skip to content
Western North Carolina’s Pigeon River is home to the endangered Appalachian elktoe mussel. Photo by Gary Peeples.

The Southeastern drought impedes efforts to recover the Pigeon River



Greetings and welcome to the Southern Appalachian Creature Feature.

The Pigeon River flows across North Carolina’s Haywood County and into Tennessee, where it joins the French Broad River. The river is infamous for the historical levels of pollution from the Champion Paper mill in Canton, North Carolina - pollution which eliminated a lot of life from the river.

Although not yet to a point many people would like, the effluent from the mill, now Blue Ridge Paper, is a lot cleaner than it used to be and for several years the University of Tennessee has led a project to help restore some of the aquatic diversity to the Pigeon River. Biologists have raised fish in captivity for release into the river; they’ve collected fish from healthy populations and moved them into the Pigeon, and they’ve monitored the reintroduced species to make sure the effort is working.

However, during 2008 recovery work was slowed because of the drought. Fish collections were limited in both Tennessee and North Carolina, and fall collections on the North Carolina side had to be canceled altogether due to low flow. Biologists attempted to snorkel sites on the Tennessee side of the river to monitor previously-released fish, but that too had to be canceled due to low water. All this serves as a reminder that despite the lack of headlines, we’re still in a drought, affecting not only our ability to water lawns, but also our region’s natural heritage.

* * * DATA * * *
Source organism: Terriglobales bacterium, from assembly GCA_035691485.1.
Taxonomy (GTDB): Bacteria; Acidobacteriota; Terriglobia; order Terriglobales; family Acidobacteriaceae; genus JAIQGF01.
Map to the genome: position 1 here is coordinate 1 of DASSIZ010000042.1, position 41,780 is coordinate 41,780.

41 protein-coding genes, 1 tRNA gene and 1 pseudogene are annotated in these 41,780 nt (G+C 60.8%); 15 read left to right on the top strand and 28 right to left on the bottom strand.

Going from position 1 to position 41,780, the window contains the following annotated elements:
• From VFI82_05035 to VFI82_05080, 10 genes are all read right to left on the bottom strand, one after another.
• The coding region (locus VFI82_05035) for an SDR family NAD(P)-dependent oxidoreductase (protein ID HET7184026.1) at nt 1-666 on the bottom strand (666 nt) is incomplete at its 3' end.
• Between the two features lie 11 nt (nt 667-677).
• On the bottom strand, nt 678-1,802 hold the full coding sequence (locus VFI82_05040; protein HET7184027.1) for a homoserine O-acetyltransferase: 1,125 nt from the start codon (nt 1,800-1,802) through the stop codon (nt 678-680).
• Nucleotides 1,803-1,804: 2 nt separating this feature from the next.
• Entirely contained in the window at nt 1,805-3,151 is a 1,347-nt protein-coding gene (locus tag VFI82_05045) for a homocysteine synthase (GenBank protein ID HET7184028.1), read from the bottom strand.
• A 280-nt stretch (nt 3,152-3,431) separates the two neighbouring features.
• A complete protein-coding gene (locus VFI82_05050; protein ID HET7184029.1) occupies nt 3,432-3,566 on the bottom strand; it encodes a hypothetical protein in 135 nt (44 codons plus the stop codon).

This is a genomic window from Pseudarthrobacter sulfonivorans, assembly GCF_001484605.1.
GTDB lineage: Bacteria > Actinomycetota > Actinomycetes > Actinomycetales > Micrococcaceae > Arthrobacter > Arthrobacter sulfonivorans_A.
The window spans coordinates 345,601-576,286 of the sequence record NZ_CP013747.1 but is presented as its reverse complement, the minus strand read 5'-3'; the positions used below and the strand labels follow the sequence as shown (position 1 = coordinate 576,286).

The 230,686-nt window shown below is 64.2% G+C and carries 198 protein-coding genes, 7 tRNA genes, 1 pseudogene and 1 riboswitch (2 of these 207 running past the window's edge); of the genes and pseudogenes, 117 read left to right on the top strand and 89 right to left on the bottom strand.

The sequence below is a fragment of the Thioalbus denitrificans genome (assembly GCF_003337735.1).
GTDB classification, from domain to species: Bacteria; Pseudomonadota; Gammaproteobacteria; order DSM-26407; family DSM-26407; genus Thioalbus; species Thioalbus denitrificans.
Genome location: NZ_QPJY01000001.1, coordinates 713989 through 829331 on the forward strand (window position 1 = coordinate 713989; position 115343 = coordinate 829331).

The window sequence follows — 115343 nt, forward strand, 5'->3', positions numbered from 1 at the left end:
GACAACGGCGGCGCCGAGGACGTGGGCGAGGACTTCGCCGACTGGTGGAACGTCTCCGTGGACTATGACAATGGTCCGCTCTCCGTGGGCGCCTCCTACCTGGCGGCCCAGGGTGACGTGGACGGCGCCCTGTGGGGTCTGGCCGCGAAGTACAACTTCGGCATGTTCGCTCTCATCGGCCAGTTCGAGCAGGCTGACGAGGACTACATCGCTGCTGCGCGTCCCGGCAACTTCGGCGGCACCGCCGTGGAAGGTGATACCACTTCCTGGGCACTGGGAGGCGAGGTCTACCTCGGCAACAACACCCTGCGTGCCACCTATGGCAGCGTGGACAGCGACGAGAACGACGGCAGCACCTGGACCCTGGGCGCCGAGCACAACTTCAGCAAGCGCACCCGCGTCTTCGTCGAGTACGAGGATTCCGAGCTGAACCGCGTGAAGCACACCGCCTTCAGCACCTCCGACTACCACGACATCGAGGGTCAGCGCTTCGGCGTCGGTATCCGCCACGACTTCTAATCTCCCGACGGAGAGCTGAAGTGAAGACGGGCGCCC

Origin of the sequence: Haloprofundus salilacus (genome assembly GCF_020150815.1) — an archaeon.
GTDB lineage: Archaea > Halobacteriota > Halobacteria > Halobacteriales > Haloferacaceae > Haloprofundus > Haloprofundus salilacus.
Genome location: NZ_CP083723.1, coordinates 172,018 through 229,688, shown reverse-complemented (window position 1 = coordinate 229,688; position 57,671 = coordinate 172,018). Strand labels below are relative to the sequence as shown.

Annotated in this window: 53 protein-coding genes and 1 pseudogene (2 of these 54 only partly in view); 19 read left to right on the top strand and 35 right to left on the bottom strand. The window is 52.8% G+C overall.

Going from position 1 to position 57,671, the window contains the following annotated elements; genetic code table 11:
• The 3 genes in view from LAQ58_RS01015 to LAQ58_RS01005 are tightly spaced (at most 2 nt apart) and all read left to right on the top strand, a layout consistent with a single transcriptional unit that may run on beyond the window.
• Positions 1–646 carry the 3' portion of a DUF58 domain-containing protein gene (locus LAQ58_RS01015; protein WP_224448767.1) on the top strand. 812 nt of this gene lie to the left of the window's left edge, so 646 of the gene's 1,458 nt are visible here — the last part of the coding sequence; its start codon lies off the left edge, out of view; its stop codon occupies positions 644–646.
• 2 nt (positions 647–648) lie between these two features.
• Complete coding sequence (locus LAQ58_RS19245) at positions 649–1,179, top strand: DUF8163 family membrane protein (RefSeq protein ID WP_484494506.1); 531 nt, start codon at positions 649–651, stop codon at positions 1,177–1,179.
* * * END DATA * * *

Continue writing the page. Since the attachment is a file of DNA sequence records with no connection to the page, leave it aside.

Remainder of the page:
For WNCW and the U.S. Fish and Wildlife Service, this is Gary Peeples.

Download the transcript.

The mission of the U.S. Fish and Wildlife Service is working with others to conserve, protect, and enhance fish, wildlife, plants, and their habitats for the continuing benefit of the American people. For more information on our work and the people who can make it happen, visit Connect with the Service on Facebook, follow our tweets, watch the YouTube Channel and download photos from Flickr.

Contact Us:

Looking for a media contact? Reach out to a regional spokesperson.

Share this page

Tweet this page on Twitter or follow @USFWSsoutheast

Share this page on Facebook or follow USFWSsoutheast.


Share this page on LinkedIn